The precision required for making clock and watch parts demanded that artisans possess reliable indexes of measurement. In the eighteenth and early nineteenth centuries gauges of the type seen here were used to measure the thickness of arbors, spindles, pinions, clock or watch plates, and other metal parts. Some of those illustrated were undoubtedly made by the Dominys from scrap metal while others were probably bought from local smiths or tool dealers in New York City.

Gauge, Nathaniel Dominy IV (maker), 1760-1812. Iron. 3.7" (L). Museum purchase with funds provided by Henry Belin du Pont, 1957.0026.450

The depth gauge, also known as a "Deepening" or "Pitching" tool, insured a proper fit for the teeth of gear wheels and pinions made by the Dominys.  A combination of toothed wheels, wheels and pinions, or pinions could be suspended between the upper and lower arbors. After the necessary adjustments had been made and the teeth were meshing correctly, a compass, or dividers, could be used to measure the distance between the pivots of whatever combination was on the tool. This measurement could then be transferred to clock or watch plates to mark the place where pivot holes should be drilled.

Depth gauge, Nathaniel Dominy IV (maker or purchaser), 1760-1812. Iron; Steel. 8.1" (L). Museum purchase with funds provided by Henry Belin du Pont, 1957.0026.426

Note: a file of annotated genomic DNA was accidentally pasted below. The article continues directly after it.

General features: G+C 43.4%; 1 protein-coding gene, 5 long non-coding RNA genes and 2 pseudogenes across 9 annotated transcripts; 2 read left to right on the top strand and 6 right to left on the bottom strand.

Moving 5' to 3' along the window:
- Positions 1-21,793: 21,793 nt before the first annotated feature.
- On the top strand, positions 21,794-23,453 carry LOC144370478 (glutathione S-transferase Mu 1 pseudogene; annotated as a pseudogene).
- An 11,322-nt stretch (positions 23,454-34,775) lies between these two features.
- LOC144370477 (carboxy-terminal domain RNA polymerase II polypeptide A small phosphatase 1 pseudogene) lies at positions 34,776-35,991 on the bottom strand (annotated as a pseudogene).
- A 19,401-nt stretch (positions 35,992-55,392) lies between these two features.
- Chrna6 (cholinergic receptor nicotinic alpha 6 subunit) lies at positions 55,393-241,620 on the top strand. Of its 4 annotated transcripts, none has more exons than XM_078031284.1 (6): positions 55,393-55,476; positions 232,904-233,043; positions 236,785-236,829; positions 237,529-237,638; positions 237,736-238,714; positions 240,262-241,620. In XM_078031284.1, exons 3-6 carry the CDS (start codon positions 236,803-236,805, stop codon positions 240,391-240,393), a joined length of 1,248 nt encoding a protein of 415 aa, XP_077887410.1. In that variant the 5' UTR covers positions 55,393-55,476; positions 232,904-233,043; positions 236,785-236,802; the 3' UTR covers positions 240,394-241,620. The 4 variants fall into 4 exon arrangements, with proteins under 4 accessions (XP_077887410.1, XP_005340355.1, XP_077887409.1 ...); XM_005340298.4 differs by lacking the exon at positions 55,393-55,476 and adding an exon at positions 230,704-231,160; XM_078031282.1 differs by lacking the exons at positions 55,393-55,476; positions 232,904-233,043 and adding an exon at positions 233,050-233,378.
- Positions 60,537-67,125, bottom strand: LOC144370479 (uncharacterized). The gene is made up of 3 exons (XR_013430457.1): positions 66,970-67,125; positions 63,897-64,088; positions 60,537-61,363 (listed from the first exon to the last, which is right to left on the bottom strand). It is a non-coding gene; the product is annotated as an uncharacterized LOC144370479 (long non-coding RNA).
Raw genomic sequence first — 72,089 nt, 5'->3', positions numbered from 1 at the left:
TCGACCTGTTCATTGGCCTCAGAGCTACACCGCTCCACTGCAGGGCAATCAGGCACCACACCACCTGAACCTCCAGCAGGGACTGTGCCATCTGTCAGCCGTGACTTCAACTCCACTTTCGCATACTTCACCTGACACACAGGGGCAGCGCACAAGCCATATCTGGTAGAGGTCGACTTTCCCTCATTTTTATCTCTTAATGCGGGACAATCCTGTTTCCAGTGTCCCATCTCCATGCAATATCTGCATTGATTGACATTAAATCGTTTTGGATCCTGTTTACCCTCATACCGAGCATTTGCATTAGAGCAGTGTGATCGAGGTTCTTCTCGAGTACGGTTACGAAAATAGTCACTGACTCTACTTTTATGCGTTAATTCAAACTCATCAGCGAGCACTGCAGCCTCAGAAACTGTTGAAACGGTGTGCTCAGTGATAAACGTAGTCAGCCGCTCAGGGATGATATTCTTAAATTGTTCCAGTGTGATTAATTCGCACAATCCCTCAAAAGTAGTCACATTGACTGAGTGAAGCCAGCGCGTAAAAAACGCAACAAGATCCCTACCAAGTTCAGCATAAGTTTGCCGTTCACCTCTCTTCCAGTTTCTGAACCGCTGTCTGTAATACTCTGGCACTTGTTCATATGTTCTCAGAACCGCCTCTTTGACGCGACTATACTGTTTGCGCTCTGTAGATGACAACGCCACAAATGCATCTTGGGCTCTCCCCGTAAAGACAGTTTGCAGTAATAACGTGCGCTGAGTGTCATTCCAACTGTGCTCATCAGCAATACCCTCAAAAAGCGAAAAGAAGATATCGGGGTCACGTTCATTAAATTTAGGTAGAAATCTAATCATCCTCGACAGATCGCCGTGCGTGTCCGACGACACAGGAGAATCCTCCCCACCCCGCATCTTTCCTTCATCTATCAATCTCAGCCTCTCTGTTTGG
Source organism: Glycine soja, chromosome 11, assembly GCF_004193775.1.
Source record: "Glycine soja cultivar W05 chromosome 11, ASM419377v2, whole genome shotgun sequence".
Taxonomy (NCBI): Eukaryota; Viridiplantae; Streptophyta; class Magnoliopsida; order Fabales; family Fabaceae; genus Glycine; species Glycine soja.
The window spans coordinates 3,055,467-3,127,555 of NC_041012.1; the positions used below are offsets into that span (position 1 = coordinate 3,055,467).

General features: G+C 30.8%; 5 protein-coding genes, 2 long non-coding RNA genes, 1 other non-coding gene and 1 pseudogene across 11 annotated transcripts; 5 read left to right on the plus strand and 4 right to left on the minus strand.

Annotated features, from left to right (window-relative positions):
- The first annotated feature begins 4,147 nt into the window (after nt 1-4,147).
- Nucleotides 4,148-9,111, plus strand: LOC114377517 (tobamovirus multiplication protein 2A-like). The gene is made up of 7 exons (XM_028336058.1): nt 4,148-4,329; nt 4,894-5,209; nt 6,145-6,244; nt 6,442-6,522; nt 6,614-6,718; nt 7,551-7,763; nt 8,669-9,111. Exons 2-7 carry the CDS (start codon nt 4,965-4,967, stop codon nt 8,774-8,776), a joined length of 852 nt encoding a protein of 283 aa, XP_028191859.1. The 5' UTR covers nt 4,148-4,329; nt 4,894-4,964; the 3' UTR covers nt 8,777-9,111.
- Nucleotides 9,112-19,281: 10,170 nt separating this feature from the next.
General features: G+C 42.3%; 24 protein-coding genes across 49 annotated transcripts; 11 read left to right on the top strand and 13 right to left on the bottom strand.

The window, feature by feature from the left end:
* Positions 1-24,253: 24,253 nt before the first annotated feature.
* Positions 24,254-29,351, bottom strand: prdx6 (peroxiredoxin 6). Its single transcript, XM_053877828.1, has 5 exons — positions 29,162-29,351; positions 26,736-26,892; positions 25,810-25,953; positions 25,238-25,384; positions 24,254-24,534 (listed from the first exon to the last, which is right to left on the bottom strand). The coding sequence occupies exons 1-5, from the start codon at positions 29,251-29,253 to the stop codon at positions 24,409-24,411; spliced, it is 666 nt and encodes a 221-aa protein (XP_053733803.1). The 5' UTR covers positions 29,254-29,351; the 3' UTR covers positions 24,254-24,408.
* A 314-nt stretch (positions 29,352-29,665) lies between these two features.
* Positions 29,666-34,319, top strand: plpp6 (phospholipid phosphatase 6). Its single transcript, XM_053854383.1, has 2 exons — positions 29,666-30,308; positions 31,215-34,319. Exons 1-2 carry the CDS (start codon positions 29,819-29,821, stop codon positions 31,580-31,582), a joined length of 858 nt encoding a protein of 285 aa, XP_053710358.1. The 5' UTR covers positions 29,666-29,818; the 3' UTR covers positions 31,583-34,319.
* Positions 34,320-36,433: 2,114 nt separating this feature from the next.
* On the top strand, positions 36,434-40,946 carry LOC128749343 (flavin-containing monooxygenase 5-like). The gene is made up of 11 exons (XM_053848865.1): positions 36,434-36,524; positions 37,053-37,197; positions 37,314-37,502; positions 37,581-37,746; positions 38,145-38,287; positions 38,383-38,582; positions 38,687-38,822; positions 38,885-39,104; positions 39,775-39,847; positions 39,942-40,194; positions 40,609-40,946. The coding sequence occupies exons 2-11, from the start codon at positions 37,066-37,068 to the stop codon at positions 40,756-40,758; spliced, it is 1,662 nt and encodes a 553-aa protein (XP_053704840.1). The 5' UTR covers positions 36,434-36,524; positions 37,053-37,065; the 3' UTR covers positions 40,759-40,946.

This Dial-Marking Gauge was presumably used in the process of gunsmithing. The Dominys repaired and stocked many guns. It is conceivable, therefore, that this tool may have served as a gauge to set the correct angles for a gunlock in its cocked and strike positions. This one is stamped with the date 1779, when Nathaniel IV made it, and also bears an inscription indicating that it was revised in 1818. That date coincides roughly with Felix Dominy's entrance into the clock shop, and it is logical to assume, therefore, that this tool had something to do with clockmaking. The section of a circle scratched on its surface is marked, however, only from 5 to 35, certainly not enough to enable a dial-marking gauge to function successfully.

Dial marking gauge, Felix Dominy; Nathaniel Dominy IV (maker, 1779), Felix Dominy (reviser, 1818). Satinwood; Iron. 7.2" (L). Marks: "1779" stamped, "revised in 1818" stamped. Museum purchase from Nathaniel M. Dominy, 1957.0084.022